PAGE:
30th July 2009, 09:25 AM #1
"We live at the bottom of an atmospheric ocean. Is it possible that other organisms may live above us? If the seas of our Earth are swarming with varieties of living things, both great and small, is it not logical to assume that the 'sea' of our sky abounds with sundry forms of living things, likewise both great and small, of varied shapes, but adaptable to their celestial environment?"
So wrote American author John Philip Bessor in 1955. Similarly, in 1983 the astronomer Fred Hoyle wrote:
To me it seemed preposterous that NASA should be spending hundreds of millions of dollars in a mission to discover if there was life on Mars, while leaving unresolved the question of whether there was life a mere 50 kilometres (30 miles) above our heads.
The idea that Earth's atmosphere may sustain its own race of beings, independent of life on the planet's surface, is one which has intrigued many speculative thinkers. Although there is little evidence to support the idea, there have been some tantalising hints.
In 1917, during World War I, a strange story was submitted by an anonymous airman to a very respectable monthly magazine, The Occult Review. The writer told of an unusual experience by a fellow aviator, who did not wish his name to be cited in connection with so strange a story, but who is described as "a very experienced airman":
He told me confidentially that at a very great height he had seen a curious coloured dragon-like animal apparently flying in the air and approaching him rapidly. Understandably, the pilot had become a little unnerved and at once descended to Earth; but for fear of being ridiculed and accused of over-indulgence in alcoholic refreshment he had said nothing. Had it been an isolated experience, he might have ended by doubting his own eyes: but that first sighting was confirmed by subsequent experiences of the same kind. He suspected that other pilots may have had similar experiences, but like him were reluctant to tell their stories for fear of being laughed at by their colleagues.
Well, a story told by one unnamed aviator to another does not carry much scientific weight. What makes this one particularly interesting is that it seems to have been anticipated a few years earlier by none other than the creator of Sherlock Holmes. Conan Doyle's fictional story "The Horror Of The Heights" was published in the popular weekly magazine The Strand, in its November 1913 issue. Though told with Doyle's usual vivid touches and convincing detail, it makes no pretensions to be anything other than an exciting piece of science fiction. It is a typical example of the speculative writing with which H. G. Wells and others were thrilling the reading public.
The story tells of an aviator who is determined to explore the upper atmosphere in his flimsy monoplane, a machine pretty much like the plane in which Louis Bleriot had crossed the Channel only 4 years earlier. Flying at about 12,000 metres (40,000 ft) the hero encounters
the most wonderful vision that ever man has seen..... Conceive a jellyfish such as sails in our summer seas - far larger than the dome of St Paul's cathedral. It was of a light pink colour veined with a delicate green: from it there descended two long drooping tentacles.....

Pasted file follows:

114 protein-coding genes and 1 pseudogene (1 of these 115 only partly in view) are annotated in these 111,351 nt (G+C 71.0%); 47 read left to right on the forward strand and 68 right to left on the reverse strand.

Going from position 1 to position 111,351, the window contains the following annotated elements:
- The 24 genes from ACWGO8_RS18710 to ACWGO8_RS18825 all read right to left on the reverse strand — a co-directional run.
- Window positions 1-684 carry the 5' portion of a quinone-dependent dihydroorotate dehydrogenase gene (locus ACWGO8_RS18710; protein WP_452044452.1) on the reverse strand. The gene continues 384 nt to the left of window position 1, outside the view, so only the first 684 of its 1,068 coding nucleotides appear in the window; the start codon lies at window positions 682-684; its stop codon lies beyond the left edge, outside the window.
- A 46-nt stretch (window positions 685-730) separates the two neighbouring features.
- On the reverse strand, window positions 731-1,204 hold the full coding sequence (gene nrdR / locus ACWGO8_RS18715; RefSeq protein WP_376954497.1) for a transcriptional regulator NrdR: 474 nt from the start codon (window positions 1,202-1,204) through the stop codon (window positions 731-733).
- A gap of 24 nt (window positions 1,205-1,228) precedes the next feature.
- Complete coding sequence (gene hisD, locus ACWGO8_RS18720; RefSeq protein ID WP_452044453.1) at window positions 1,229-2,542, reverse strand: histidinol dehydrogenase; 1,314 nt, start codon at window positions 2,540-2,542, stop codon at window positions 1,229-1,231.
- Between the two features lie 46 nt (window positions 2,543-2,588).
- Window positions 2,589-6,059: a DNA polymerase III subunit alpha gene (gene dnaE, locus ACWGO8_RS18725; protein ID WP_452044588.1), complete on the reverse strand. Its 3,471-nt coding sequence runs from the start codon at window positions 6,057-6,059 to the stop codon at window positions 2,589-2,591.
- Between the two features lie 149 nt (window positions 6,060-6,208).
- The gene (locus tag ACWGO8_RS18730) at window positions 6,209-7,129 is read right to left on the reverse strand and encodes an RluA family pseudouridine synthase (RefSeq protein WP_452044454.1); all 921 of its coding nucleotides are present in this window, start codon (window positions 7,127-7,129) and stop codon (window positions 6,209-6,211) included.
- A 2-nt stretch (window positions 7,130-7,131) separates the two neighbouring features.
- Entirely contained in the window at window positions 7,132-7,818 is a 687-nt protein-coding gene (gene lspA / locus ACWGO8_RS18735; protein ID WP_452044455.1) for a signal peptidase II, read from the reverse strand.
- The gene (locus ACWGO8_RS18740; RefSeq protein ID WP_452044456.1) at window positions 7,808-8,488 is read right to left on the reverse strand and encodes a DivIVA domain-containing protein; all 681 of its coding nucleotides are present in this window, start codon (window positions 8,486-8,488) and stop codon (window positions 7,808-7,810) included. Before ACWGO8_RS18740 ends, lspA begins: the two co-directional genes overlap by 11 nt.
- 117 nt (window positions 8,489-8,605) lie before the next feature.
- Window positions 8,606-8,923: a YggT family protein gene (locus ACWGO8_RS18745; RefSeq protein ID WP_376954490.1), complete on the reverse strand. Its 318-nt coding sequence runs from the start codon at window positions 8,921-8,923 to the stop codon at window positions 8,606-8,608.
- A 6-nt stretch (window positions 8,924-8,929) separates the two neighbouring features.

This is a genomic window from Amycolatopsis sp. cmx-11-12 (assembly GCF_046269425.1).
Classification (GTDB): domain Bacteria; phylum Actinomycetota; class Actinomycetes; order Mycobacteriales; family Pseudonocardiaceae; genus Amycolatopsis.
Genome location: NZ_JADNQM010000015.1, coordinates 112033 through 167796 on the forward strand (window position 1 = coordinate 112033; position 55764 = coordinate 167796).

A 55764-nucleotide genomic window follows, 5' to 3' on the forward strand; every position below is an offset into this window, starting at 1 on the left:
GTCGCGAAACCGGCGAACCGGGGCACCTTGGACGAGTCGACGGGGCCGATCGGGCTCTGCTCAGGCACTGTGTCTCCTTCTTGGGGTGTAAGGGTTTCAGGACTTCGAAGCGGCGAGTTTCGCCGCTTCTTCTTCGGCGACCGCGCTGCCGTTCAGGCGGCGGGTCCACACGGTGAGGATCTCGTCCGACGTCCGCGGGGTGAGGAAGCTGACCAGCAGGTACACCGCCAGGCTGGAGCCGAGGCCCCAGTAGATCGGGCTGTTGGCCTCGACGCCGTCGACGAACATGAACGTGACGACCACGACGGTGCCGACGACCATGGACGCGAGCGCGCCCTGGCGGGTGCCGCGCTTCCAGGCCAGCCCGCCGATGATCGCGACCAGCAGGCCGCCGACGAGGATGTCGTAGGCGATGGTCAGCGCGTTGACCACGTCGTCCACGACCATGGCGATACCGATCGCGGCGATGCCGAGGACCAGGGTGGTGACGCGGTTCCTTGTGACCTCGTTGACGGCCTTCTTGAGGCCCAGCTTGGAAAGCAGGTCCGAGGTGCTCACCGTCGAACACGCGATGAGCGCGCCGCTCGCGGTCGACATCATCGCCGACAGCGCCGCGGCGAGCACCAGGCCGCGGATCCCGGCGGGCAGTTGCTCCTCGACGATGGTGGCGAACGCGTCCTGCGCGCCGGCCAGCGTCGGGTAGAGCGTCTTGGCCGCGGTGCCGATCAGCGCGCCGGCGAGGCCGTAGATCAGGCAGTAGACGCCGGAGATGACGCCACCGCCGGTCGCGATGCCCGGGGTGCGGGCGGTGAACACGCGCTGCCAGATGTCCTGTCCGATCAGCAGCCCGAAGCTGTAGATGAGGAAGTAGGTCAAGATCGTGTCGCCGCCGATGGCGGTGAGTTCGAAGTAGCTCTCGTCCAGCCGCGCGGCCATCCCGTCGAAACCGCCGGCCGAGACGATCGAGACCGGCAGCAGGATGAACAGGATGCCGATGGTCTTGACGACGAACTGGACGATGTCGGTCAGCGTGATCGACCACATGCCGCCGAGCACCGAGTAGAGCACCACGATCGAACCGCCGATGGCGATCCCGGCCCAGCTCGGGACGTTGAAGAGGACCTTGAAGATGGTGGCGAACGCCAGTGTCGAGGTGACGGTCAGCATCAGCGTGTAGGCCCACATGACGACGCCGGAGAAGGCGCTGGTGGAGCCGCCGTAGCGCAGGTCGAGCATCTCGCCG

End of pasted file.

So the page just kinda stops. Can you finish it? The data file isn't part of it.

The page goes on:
It becomes clear that these are living creatures that are inhabiting the upper atmosphere. Beautiful they may be, but they are also dangerous. They resent the intruder from Earth's surface, who barely manages to escape their evidently hostile manoeuvres.
Despite their hostility, however, he is determined to continue his explorations. Leaving behind the record of his first encounter - which provides the basis for Doyle's story - he sets off again, but this time he is never seen again. He disappears, along with his plane, to a fate unknown. Doyle can only speculate that he "had been overtaken and devoured by these horrible creatures at some spot in the outer atmosphere".
Doyle was writing simply to entertain us and it would be reasonable to suppose that his fantasy possesses even less substance than the story by the anonymous contributor to The Occult Review. However, not for the first time, it seems a science fiction writer was ahead of the scientists themselves.
In July 1993, two NASA observers flying above a thunderstorm made a major contribution to meteorology when they scientifically established a fact that had long been reported by flyers. Not all lightning flashes are from the clouds to the Earth: they occur also above the clouds, rising rather than descending.
The NASA observers logged 19 flashes, but it was the term they used to describe them which interests me. They likened them to -of all things- jellyfish:
They appear brightest where they top out, typically about 65 kilometres (40 miles) high, so you have the jellyfish body at the top with tentacles trailing down.
Was this what the World War I aviator saw and what Doyle was describing in his fictional story? But if so, how could he possibly know that the mysterious "aerial dragons" would resemble jellyfish? For at that time, no aircraft had been constructed capable of reaching an altitude where an aviator could have seen this phenomenon first hand.
The ground upon which we tread is known to be teeming with life. Similarly, the interior of our Earth's crust as well as our oceans are also both known to be teeming with life (and it is scientifically PROVEN to indeed be true). Does it not then seem coherent to think that our skies are also teeming with life?